A slice of tech, served sunny-side up
Intuitive technology has made great inroads in the F&B business, believes Jean-Michel Cassé, COO, India and South Asia, AccorHotels
By Vinita Bhatia
Technology is redefining how hotels deliver services to their guests; irrespective of the domains they operate in. Be it the economy, mid-scale or luxury segment, it is being leveraged to understand and anticipate a guest’s needs, and then personalise the offerings accordingly.
One vertical where this personalisation is most evident is in the F&B domain, where hoteliers are using intuitive technology to understand a guest’s behavioural patterns and find ways to facilitate customisations – be it in food order, presentation or delivery time.
While all of this happens at the front end, a lot of action is also taking place at the back of the house, especially in the kitchens. Today, these areas are designed based on the chef’s convenience and to ensure hassle-free operations of their time given their constricted daily schedule. A good commercial kitchen is created to incorporate the kitchen staff’s easy movement across workstations, strategic placement of heating and cooling appliances, ventilation, reliable appliances, etc. Maintaining this well has a direct reflection on the food presented to a customer on various parameters, including its quantity, quality, presentation, texture and freshness.
According to Jean-Michel Cassé, COO, India and South Asia of AccorHotels, there are many levels where technology can help in raising the bar when it comes to daily functioning of a kitchen. But this has to starts early in the supply chain
“For example, even before receiving rice in the hotel, it is already sorted with the help of a colour sorter to remove rice grains of different colours, or stones and other impurities. This saves considerable labour in the kitchen. Similar processes are applied to vegetables, and meat. Other things like peeled garlic and precut vegetables are ubiquitous today,” Cassé explained.
TACKLING MANPOWER CHALLENGES
During the actual cooking process, equipment like pressure steamers, pressure brat pans and combi-units reduce cooking time per product significantly. Thus, by employing technology effectively, hotels can also overcome the perennial manpower problem to a certain degree.
Cassé pointed out how a typical kitchen would operate at a much-reduced manning level compared to one not using these implements. “Many of these can be automated, whereby the requirement of skilled staff changes to one of having an operator. All these, however, come at a cost that not every commercial kitchen can afford,” he conceded.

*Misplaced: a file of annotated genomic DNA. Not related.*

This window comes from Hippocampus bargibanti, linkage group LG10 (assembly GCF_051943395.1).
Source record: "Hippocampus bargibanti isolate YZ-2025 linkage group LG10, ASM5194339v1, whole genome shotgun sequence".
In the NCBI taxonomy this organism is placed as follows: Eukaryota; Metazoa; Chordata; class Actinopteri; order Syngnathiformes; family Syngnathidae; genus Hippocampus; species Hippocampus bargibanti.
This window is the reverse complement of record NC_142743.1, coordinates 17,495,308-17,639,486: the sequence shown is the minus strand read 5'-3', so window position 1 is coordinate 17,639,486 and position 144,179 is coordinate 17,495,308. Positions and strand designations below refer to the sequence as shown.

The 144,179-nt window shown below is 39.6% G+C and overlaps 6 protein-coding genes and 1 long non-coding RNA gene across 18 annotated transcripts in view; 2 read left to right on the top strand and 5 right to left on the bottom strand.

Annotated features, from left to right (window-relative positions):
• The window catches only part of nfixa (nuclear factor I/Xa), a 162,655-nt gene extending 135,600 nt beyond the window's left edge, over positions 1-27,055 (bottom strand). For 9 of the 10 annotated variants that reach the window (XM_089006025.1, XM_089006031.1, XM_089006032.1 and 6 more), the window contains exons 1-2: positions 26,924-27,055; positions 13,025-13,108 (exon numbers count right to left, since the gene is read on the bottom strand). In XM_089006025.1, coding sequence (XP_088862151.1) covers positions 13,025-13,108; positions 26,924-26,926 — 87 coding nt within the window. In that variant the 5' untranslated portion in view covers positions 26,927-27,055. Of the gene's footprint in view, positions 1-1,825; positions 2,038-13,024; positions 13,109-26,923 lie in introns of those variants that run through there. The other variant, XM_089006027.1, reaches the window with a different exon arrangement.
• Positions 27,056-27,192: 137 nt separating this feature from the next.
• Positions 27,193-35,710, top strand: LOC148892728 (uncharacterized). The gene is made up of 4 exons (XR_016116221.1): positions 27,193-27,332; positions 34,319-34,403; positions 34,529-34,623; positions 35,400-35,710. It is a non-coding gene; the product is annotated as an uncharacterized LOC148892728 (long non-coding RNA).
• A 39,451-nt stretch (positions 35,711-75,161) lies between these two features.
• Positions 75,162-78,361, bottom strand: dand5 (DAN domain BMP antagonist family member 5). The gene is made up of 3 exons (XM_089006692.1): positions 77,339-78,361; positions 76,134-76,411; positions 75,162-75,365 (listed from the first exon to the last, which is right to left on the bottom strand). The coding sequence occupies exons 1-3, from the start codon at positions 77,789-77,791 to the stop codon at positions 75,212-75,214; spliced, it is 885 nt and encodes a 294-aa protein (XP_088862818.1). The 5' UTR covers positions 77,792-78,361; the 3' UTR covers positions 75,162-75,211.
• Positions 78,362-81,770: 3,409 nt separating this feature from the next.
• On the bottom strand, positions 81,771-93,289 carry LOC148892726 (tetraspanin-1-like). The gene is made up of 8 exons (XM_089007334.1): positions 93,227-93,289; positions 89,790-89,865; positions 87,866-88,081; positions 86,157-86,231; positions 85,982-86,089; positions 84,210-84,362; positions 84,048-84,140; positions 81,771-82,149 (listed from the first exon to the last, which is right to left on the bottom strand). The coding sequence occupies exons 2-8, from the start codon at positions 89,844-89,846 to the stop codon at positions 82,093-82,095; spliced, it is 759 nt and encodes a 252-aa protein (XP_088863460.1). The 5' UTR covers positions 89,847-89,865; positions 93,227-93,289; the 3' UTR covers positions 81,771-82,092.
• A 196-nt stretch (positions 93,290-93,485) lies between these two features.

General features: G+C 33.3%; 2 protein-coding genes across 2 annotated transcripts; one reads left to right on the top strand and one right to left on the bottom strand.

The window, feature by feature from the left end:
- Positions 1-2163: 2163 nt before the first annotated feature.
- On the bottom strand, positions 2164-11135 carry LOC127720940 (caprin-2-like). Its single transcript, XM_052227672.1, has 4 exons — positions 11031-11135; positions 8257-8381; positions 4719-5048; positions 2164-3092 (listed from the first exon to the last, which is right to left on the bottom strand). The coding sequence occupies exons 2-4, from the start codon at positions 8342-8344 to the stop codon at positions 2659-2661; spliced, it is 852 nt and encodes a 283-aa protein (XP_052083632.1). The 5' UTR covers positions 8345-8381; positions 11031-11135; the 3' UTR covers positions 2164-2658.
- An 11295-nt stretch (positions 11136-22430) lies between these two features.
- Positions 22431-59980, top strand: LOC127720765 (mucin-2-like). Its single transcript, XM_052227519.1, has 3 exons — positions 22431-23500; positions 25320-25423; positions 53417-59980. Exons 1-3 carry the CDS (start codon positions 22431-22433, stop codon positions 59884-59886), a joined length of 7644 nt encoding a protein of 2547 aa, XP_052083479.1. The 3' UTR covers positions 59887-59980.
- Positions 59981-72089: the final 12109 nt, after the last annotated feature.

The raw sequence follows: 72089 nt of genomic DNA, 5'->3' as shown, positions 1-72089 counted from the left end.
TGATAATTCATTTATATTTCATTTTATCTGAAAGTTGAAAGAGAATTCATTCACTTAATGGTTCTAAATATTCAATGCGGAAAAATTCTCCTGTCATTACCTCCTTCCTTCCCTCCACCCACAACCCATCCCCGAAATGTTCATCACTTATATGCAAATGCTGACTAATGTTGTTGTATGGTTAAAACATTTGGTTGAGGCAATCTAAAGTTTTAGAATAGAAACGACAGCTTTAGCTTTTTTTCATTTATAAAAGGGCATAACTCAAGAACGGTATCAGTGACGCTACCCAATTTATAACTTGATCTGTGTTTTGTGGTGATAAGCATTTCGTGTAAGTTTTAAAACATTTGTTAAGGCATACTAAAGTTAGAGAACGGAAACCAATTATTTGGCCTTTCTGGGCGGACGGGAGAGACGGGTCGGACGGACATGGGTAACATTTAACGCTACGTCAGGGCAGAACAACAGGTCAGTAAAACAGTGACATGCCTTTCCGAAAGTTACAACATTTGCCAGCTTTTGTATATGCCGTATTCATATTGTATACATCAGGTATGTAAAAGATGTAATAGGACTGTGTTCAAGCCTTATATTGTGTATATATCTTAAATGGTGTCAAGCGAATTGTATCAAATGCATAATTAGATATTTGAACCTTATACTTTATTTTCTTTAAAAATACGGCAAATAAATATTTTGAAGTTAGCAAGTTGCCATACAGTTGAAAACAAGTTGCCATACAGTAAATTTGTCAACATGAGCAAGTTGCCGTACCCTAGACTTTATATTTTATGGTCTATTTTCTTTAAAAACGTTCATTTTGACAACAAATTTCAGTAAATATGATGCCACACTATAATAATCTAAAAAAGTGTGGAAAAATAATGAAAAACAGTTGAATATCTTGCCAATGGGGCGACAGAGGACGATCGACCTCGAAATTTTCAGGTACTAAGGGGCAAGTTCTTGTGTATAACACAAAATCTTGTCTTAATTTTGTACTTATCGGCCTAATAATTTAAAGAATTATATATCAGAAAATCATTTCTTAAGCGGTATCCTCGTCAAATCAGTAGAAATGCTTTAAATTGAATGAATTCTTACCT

The other advantage that technology presents to commercial kitchens is the use of production and inventory control systems that can help in eliminating paperwork – mistakes that may end up costing the establishment dearly – and also result in plenty of rework of efforts. According to Cassé, dealing with excess inventory or chasing after missing inventory is a major time waster that can be prevented through inventory control systems.
Technology aside, according to Cassé, 2018 is poised to be an interesting year for F&B in the hospitality industry. Of these, the foremost is the growing inclination for sustainability causes, where people and organisations are aware and responsible about their impact on the environment and on the local community.
Traditional rice varieties, local grains, local poultry and animal breeds will emerge to occupy a greater place in food. Dishes prepared with locally procured ingredients and cooked in traditional ways are going to increasingly feature in menus. In-house gardens are likely to become even more popular as hotels and restaurants will push this to the forefront.
“We will also see an increase in demand for simple, home cooked food and street hawker style food. With an increasing number of households not having time to cook daily, the demand for home food and simple hawker style food in going to be in high demand,” Cassé predicted.
RISE OF ARITSANAL PRODUCE
It is also interesting to see the advent of concepts like ‘Bean to Bar Chocolate’, with several young entrepreneurs entering this space. There are players like Nitin Chordias Cocoa Trait and Mason and Co. in Pondicherry who are promoting artisanal chocolate and breaking the traditional mould. There is a growing acceptance of dark chocolate with locally grown cocoa, and an increasing popularity for it, especially when it is combined with Indian ingredients.
On the other hand, there is a rising interest for low-fat, low-carb, organic and gluten-free foods. “With celebrities following the Keto diet and many health clubs advocating Paleo and related diets, healthy fats are going to be back in many menus. Awareness of the impact of food on health, well being and daily performance will drive a higher number of people to this type of food,” Cassé prophesied.
At the end of the day, F&B when done right, can go a long way in aiding hotels get regular and repeat business while also boosting their overall profits. More importantly, it can help them accentuate their customer’s satisfaction, while keeping track of changing trends and guest preferences, thereby creating new revenue-generating opportunities.